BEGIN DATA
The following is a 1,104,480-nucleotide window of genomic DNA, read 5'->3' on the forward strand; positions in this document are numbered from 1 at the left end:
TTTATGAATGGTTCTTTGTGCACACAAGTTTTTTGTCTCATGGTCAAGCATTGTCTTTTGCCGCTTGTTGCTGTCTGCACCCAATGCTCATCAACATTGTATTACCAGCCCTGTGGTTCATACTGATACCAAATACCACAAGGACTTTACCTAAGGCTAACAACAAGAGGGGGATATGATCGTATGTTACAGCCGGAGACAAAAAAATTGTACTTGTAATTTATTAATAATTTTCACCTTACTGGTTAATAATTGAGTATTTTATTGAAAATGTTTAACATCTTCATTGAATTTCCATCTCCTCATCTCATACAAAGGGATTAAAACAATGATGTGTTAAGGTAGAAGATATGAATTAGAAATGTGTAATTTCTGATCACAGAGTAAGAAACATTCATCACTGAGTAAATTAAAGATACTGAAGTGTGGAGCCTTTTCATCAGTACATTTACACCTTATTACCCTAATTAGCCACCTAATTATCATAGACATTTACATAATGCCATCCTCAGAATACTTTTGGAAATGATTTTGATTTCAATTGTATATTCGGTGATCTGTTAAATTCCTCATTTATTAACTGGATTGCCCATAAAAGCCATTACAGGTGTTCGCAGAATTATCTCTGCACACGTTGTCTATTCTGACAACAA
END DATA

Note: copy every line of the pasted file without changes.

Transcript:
The following is a 1,104,480-nucleotide window of genomic DNA, read 5'->3' on the forward strand; positions in this document are numbered from 1 at the left end:
TTTATGAATGGTTCTTTGTGCACACAAGTTTTTTGTCTCATGGTCAAGCATTGTCTTTTGCCGCTTGTTGCTGTCTGCACCCAATGCTCATCAACATTGTATTACCAGCCCTGTGGTTCATACTGATACCAAATACCACAAGGACTTTACCTAAGGCTAACAACAAGAGGGGGATATGATCGTATGTTACAGCCGGAGACAAAAAAATTGTACTTGTAATTTATTAATAATTTTCACCTTACTGGTTAATAATTGAGTATTTTATTGAAAATGTTTAACATCTTCATTGAATTTCCATCTCCTCATCTCATACAAAGGGATTAAAACAATGATGTGTTAAGGTAGAAGATATGAATTAGAAATGTGTAATTTCTGATCACAGAGTAAGAAACATTCATCACTGAGTAAATTAAAGATACTGAAGTGTGGAGCCTTTTCATCAGTACATTTACACCTTATTACCCTAATTAGCCACCTAATTATCATAGACATTTACATAATGCCATCCTCAGAATACTTTTGGAAATGATTTTGATTTCAATTGTATATTCGGTGATCTGTTAAATTCCTCATTTATTAACTGGATTGCCCATAAAAGCCATTACAGGTGTTCGCAGAATTATCTCTGCACACGTTGTCTATTCTGACAACAA